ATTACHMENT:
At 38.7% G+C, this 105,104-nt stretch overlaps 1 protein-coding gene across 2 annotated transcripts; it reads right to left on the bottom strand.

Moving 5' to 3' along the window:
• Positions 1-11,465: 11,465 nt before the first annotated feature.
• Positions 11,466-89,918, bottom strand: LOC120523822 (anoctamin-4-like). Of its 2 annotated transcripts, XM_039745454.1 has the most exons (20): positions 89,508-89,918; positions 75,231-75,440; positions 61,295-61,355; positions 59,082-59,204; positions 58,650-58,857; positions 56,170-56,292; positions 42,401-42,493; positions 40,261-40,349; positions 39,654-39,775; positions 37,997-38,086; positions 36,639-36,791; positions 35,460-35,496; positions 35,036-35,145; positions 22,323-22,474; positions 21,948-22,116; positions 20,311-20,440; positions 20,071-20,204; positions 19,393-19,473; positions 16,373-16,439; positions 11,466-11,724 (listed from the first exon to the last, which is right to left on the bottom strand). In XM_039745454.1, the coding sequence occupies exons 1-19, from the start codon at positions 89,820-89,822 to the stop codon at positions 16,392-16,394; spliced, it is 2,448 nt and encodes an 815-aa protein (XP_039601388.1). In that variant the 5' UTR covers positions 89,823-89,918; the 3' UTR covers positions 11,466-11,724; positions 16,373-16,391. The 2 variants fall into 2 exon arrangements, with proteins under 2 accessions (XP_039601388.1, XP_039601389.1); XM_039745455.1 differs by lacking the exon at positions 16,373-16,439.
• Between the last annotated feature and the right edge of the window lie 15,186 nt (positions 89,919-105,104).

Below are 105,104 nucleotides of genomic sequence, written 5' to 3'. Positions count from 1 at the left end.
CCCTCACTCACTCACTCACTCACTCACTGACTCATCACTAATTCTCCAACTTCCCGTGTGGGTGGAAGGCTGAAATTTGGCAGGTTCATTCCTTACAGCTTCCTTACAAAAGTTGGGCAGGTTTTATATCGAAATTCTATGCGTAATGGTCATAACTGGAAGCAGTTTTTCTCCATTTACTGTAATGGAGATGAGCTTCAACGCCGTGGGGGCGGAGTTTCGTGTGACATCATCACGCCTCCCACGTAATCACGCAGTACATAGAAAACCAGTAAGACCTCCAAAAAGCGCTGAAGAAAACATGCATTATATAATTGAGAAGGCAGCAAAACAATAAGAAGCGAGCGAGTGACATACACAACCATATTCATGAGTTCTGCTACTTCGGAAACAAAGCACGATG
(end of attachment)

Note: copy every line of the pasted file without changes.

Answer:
At 38.7% G+C, this 105,104-nt stretch overlaps 1 protein-coding gene across 2 annotated transcripts; it reads right to left on the bottom strand.

Moving 5' to 3' along the window:
• Positions 1-11,465: 11,465 nt before the first annotated feature.
• Positions 11,466-89,918, bottom strand: LOC120523822 (anoctamin-4-like). Of its 2 annotated transcripts, XM_039745454.1 has the most exons (20): positions 89,508-89,918; positions 75,231-75,440; positions 61,295-61,355; positions 59,082-59,204; positions 58,650-58,857; positions 56,170-56,292; positions 42,401-42,493; positions 40,261-40,349; positions 39,654-39,775; positions 37,997-38,086; positions 36,639-36,791; positions 35,460-35,496; positions 35,036-35,145; positions 22,323-22,474; positions 21,948-22,116; positions 20,311-20,440; positions 20,071-20,204; positions 19,393-19,473; positions 16,373-16,439; positions 11,466-11,724 (listed from the first exon to the last, which is right to left on the bottom strand). In XM_039745454.1, the coding sequence occupies exons 1-19, from the start codon at positions 89,820-89,822 to the stop codon at positions 16,392-16,394; spliced, it is 2,448 nt and encodes an 815-aa protein (XP_039601388.1). In that variant the 5' UTR covers positions 89,823-89,918; the 3' UTR covers positions 11,466-11,724; positions 16,373-16,391. The 2 variants fall into 2 exon arrangements, with proteins under 2 accessions (XP_039601388.1, XP_039601389.1); XM_039745455.1 differs by lacking the exon at positions 16,373-16,439.
• Between the last annotated feature and the right edge of the window lie 15,186 nt (positions 89,919-105,104).

Below are 105,104 nucleotides of genomic sequence, written 5' to 3'. Positions count from 1 at the left end.
CCCTCACTCACTCACTCACTCACTCACTGACTCATCACTAATTCTCCAACTTCCCGTGTGGGTGGAAGGCTGAAATTTGGCAGGTTCATTCCTTACAGCTTCCTTACAAAAGTTGGGCAGGTTTTATATCGAAATTCTATGCGTAATGGTCATAACTGGAAGCAGTTTTTCTCCATTTACTGTAATGGAGATGAGCTTCAACGCCGTGGGGGCGGAGTTTCGTGTGACATCATCACGCCTCCCACGTAATCACGCAGTACATAGAAAACCAGTAAGACCTCCAAAAAGCGCTGAAGAAAACATGCATTATATAATTGAGAAGGCAGCAAAACAATAAGAAGCGAGCGAGTGACATACACAACCATATTCATGAGTTCTGCTACTTCGGAAACAAAGCACGATG